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Oecologia. 2007 Aug;153(2):331-9. Epub 2007 May 22.

Experimental studies of diaspore attachment to animal coats: predicting epizoochorous dispersal potential.

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1
Institute of Botany, University of Regensburg, 93040 Regensburg, Germany. heidrun.will@biologie.uni-regensburg.de

Abstract

The transport of diaspores on animal hairs depends on the ability of a diaspore to attach to the hair and to be retained in it over longer periods of time. Whereas several studies of diaspore retention on animal hairs have been conducted recently, the process of diaspore attachment to the hair has not yet been studied systematically. We describe a new method to quantify the attachment potential (AtP) of plant diaspores. Attachment potential was measured as the proportion of diaspores of a given species that attached to pieces of an animal coat in a standardised experiment. The experiment was conducted for 58 plant species (herbs and grasses) and three different coat types: sheep wool, cattle and roe deer hair. Attachment potentials differed widely between the three coat types, but also between plant species. We found diaspore surface structure (a quantitative measure of diaspore morphology) and diaspore exposition (describing the morphology of the infructescence) to be the most important plant traits regulating AtP. An influence of seed mass on attachment potential could not be detected. For sheep wool, a general linear model (with diaspore exposure as a factor and diaspore surface structure as covariate) explained 77% of the variation in AtPs. To validate this model, we predicted AtPs for 27 additional species and compared these to the measured Atps; the predicted and measured AtPscorrelated significantly with r(s) = 0.68. A comparison of attachment and retention potentials to sheep wool for 127 randomly selected plant species showed that attachment and retention are only very weakly correlated, indicating that both processes act rather independently of each other. Since many diaspores seem to perform well in only one of these processes, attachment can be considered to be as equally as decisive as retention in terms of epizoochorous dispersal.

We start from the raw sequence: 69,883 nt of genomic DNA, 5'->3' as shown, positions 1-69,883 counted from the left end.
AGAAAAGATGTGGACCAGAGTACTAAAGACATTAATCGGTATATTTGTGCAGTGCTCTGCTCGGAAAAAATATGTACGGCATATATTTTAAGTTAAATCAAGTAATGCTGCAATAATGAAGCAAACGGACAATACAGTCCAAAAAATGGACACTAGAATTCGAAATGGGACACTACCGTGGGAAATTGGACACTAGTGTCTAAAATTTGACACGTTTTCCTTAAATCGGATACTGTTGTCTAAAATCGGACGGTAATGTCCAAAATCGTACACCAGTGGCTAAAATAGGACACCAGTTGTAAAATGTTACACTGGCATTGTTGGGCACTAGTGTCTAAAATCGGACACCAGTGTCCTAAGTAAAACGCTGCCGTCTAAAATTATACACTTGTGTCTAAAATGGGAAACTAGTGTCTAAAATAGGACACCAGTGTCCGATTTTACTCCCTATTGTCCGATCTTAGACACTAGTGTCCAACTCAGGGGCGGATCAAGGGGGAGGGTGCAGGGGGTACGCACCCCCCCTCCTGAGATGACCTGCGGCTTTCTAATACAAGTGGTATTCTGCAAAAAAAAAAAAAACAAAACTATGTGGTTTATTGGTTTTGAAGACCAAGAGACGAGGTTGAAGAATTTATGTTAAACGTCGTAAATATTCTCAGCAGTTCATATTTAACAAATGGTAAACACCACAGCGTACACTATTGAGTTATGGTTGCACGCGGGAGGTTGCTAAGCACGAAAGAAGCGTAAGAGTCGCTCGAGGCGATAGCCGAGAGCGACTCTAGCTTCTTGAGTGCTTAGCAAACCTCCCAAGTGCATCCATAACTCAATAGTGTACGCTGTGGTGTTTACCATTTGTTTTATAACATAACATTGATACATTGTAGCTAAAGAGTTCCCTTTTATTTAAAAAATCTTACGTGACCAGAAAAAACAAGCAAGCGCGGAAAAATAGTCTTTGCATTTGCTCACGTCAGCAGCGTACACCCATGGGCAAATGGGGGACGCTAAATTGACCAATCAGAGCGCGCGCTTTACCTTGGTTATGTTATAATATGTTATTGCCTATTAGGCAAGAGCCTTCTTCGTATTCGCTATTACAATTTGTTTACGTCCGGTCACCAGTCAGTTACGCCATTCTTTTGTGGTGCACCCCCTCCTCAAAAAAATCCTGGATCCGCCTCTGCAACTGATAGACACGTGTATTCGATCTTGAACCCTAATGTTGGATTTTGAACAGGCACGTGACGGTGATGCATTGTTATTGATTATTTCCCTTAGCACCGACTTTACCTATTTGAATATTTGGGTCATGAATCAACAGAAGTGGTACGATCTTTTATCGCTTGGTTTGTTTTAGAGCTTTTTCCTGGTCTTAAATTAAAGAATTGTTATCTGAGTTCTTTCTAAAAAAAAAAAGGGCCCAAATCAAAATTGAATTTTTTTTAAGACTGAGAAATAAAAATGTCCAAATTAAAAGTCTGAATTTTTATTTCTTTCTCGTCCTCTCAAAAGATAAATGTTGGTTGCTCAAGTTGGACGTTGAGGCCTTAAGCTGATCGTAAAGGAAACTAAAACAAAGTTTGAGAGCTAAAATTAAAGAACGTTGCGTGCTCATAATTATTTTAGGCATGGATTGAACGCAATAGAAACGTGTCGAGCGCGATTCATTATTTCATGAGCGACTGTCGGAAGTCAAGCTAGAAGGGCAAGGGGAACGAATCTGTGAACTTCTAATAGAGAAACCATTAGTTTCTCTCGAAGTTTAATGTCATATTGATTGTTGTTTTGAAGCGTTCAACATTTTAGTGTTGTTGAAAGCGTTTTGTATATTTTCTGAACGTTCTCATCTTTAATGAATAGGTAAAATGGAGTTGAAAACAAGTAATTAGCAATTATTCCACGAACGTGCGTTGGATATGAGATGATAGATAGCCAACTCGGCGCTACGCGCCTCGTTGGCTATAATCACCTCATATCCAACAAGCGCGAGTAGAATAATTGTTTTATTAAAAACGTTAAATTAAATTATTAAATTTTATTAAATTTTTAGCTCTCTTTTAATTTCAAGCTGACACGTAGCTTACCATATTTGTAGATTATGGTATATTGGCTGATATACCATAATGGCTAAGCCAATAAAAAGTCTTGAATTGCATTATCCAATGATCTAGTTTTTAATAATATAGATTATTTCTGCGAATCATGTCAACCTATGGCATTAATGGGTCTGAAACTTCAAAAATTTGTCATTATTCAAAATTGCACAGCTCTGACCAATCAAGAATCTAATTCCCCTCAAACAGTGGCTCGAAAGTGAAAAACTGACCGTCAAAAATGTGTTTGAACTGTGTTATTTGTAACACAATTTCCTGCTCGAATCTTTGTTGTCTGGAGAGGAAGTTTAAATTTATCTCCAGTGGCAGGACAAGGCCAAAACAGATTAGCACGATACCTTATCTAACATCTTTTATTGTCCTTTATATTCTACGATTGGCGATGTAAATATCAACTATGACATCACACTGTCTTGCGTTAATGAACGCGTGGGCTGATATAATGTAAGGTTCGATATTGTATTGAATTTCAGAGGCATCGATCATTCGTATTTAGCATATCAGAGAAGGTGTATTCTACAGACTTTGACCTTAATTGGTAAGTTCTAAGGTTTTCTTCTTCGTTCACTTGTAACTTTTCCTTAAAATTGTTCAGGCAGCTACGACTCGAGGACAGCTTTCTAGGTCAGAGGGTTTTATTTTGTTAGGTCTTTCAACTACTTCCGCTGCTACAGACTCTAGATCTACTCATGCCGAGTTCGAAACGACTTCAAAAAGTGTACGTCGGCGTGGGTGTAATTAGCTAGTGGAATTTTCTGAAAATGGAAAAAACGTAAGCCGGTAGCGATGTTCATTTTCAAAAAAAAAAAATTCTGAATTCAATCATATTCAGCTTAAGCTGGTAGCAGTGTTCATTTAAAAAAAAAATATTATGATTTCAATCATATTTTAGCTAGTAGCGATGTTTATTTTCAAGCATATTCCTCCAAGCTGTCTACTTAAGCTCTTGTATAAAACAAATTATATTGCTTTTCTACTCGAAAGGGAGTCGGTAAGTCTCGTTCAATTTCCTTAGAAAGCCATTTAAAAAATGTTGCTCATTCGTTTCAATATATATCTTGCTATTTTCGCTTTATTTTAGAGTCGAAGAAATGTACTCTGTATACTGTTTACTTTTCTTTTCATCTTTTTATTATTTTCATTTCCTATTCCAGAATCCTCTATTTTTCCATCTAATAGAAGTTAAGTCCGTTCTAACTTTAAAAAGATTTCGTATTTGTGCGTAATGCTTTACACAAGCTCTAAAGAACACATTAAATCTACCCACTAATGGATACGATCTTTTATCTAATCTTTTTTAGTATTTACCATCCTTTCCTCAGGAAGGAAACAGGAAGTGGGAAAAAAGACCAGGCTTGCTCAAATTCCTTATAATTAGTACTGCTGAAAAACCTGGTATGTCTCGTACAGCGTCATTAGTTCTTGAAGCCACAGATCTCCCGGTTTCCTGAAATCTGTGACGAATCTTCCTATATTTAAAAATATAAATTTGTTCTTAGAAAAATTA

PMID:
17516091
DOI:
10.1007/s00442-007-0731-1
[Indexed for MEDLINE]
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